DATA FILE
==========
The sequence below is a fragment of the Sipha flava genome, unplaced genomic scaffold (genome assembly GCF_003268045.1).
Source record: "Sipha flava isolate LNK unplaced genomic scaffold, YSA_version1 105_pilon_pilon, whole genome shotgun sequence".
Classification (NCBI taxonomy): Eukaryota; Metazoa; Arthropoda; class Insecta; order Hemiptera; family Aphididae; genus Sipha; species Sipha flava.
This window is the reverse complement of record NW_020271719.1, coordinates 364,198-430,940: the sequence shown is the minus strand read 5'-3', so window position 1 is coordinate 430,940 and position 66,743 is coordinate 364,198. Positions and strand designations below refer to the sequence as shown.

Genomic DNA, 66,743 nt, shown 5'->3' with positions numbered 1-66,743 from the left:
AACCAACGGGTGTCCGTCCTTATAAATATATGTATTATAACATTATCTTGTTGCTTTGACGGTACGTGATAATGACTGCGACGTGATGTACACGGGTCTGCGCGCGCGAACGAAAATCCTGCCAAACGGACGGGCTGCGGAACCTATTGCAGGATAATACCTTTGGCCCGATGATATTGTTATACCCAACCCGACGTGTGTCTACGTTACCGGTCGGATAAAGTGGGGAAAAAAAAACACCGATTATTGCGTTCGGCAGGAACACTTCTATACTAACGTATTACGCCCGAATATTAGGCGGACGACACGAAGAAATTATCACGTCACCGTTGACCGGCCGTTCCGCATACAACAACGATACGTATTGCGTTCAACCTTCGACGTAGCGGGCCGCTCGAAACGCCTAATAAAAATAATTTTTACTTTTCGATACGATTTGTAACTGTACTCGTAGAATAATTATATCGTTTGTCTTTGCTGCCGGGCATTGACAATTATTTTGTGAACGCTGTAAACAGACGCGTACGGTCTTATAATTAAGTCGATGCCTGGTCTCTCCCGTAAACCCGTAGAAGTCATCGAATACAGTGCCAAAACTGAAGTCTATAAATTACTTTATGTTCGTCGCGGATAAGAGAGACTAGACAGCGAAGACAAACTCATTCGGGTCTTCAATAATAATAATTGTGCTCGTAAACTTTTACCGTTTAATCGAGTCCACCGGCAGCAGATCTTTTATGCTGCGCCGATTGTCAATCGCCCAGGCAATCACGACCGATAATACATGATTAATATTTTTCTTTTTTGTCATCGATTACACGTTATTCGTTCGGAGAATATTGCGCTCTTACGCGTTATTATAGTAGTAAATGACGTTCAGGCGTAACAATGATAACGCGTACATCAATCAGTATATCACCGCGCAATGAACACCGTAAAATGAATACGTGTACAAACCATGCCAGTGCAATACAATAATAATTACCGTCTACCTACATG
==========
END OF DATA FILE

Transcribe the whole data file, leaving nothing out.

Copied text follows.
The sequence below is a fragment of the Sipha flava genome, unplaced genomic scaffold (genome assembly GCF_003268045.1).
Source record: "Sipha flava isolate LNK unplaced genomic scaffold, YSA_version1 105_pilon_pilon, whole genome shotgun sequence".
Classification (NCBI taxonomy): Eukaryota; Metazoa; Arthropoda; class Insecta; order Hemiptera; family Aphididae; genus Sipha; species Sipha flava.
This window is the reverse complement of record NW_020271719.1, coordinates 364,198-430,940: the sequence shown is the minus strand read 5'-3', so window position 1 is coordinate 430,940 and position 66,743 is coordinate 364,198. Positions and strand designations below refer to the sequence as shown.

Genomic DNA, 66,743 nt, shown 5'->3' with positions numbered 1-66,743 from the left:
AACCAACGGGTGTCCGTCCTTATAAATATATGTATTATAACATTATCTTGTTGCTTTGACGGTACGTGATAATGACTGCGACGTGATGTACACGGGTCTGCGCGCGCGAACGAAAATCCTGCCAAACGGACGGGCTGCGGAACCTATTGCAGGATAATACCTTTGGCCCGATGATATTGTTATACCCAACCCGACGTGTGTCTACGTTACCGGTCGGATAAAGTGGGGAAAAAAAAACACCGATTATTGCGTTCGGCAGGAACACTTCTATACTAACGTATTACGCCCGAATATTAGGCGGACGACACGAAGAAATTATCACGTCACCGTTGACCGGCCGTTCCGCATACAACAACGATACGTATTGCGTTCAACCTTCGACGTAGCGGGCCGCTCGAAACGCCTAATAAAAATAATTTTTACTTTTCGATACGATTTGTAACTGTACTCGTAGAATAATTATATCGTTTGTCTTTGCTGCCGGGCATTGACAATTATTTTGTGAACGCTGTAAACAGACGCGTACGGTCTTATAATTAAGTCGATGCCTGGTCTCTCCCGTAAACCCGTAGAAGTCATCGAATACAGTGCCAAAACTGAAGTCTATAAATTACTTTATGTTCGTCGCGGATAAGAGAGACTAGACAGCGAAGACAAACTCATTCGGGTCTTCAATAATAATAATTGTGCTCGTAAACTTTTACCGTTTAATCGAGTCCACCGGCAGCAGATCTTTTATGCTGCGCCGATTGTCAATCGCCCAGGCAATCACGACCGATAATACATGATTAATATTTTTCTTTTTTGTCATCGATTACACGTTATTCGTTCGGAGAATATTGCGCTCTTACGCGTTATTATAGTAGTAAATGACGTTCAGGCGTAACAATGATAACGCGTACATCAATCAGTATATCACCGCGCAATGAACACCGTAAAATGAATACGTGTACAAACCATGCCAGTGCAATACAATAATAATTACCGTCTACCTACATG